Canadian Journal of Surgery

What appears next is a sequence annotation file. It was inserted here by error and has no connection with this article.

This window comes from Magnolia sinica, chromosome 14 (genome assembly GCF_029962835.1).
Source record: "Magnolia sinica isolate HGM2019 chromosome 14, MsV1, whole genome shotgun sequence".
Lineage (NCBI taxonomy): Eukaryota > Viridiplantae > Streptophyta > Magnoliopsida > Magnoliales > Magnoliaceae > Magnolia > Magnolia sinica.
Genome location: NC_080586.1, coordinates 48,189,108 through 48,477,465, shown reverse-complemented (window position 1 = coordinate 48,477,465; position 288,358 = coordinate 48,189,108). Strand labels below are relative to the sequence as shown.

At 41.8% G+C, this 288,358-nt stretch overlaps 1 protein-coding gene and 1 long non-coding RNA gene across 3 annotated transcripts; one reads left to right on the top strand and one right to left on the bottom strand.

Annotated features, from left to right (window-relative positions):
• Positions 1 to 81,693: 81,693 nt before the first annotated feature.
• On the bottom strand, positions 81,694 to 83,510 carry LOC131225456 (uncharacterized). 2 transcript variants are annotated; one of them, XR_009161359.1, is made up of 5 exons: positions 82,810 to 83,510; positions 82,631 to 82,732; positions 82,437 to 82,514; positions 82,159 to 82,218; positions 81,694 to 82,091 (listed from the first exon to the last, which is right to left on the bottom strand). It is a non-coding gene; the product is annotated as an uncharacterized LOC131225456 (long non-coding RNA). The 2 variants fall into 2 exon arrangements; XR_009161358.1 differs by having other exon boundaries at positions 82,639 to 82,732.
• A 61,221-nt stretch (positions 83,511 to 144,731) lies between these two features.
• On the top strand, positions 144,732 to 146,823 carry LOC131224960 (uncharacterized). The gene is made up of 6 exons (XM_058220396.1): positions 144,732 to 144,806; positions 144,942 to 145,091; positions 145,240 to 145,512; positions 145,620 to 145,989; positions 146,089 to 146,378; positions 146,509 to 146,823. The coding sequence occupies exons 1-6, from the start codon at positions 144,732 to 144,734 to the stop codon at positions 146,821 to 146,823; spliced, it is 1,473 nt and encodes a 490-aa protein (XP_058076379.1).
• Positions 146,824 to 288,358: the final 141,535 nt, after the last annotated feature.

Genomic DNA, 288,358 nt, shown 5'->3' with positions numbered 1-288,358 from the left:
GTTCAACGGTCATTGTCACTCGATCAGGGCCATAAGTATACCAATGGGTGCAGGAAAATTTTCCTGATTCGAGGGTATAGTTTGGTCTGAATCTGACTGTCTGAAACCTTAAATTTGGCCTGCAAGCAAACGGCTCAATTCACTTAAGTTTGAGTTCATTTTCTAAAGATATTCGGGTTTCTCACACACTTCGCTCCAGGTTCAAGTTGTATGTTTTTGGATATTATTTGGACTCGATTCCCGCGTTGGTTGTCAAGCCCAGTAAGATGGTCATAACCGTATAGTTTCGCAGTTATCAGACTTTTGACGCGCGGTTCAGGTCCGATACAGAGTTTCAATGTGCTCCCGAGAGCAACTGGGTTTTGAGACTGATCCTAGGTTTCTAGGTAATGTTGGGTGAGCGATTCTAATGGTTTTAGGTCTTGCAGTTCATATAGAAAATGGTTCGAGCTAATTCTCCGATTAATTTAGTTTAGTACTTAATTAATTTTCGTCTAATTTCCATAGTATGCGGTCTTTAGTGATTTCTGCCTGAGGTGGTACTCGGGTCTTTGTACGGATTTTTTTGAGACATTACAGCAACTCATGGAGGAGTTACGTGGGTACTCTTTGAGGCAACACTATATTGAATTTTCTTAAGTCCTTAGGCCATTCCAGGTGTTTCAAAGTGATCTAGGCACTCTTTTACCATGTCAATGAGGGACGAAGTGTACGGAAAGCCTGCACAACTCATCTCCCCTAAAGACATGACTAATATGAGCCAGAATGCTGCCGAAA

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© 2020 Joule Inc. or its licensors Background: Opioid use in North America has increased rapidly in recent years. Preoperative opioid use is associated with several negative outcomes. Our objectives were to assess patterns of opioid use over time in Canadian patients who undergo spine surgery and to determine the effect of spine surgery on 1year postoperative opioid use. Methods: A retrospective analysis was performed on prospectively collected data from the Canadian Spine Outcomes and Research Network for patients undergoing elective thoracic and lumbar surgery. Selfreported opioid use at baseline, before surgery and at 1 year after surgery was compared. Baseline opioid use was compared by age, sex, radiologic diagnosis and presenting complaint. All patients meeting eligibility criteria from 2008 to 2017 were included. Results: A total of 3134 patients provided baseline opioid use data. No significant change in the proportion of patients taking daily (range 32.3%–38.2%) or intermittent (range 13.7%–22.5%) opioids was found from pre2014 to 2017. Among patients who waited more than 6 weeks for surgery, the frequency of opioid use did not differ significantly between the baseline and preoperative time points. Significantly more patients using opioids had a chief complaint of back pain or radiculopathy than neurogenic claudication (p < 0.001), and significantly more were under 65 years of age than aged 65 years or older (p < 0.001). Approximately 41% of patients on daily opioids at baseline remained so at 1 year after surgery. Conclusion: These data suggest that additional opioid reduction strategies are needed in the population of patients undergoing elective thoracic and lumbar spine surgery. Spine surgeons can be involved in identifying patients taking opioids preoperatively, emphasizing the risks of continued opioid use and referring patients to appropriate evidencebased treatment programs.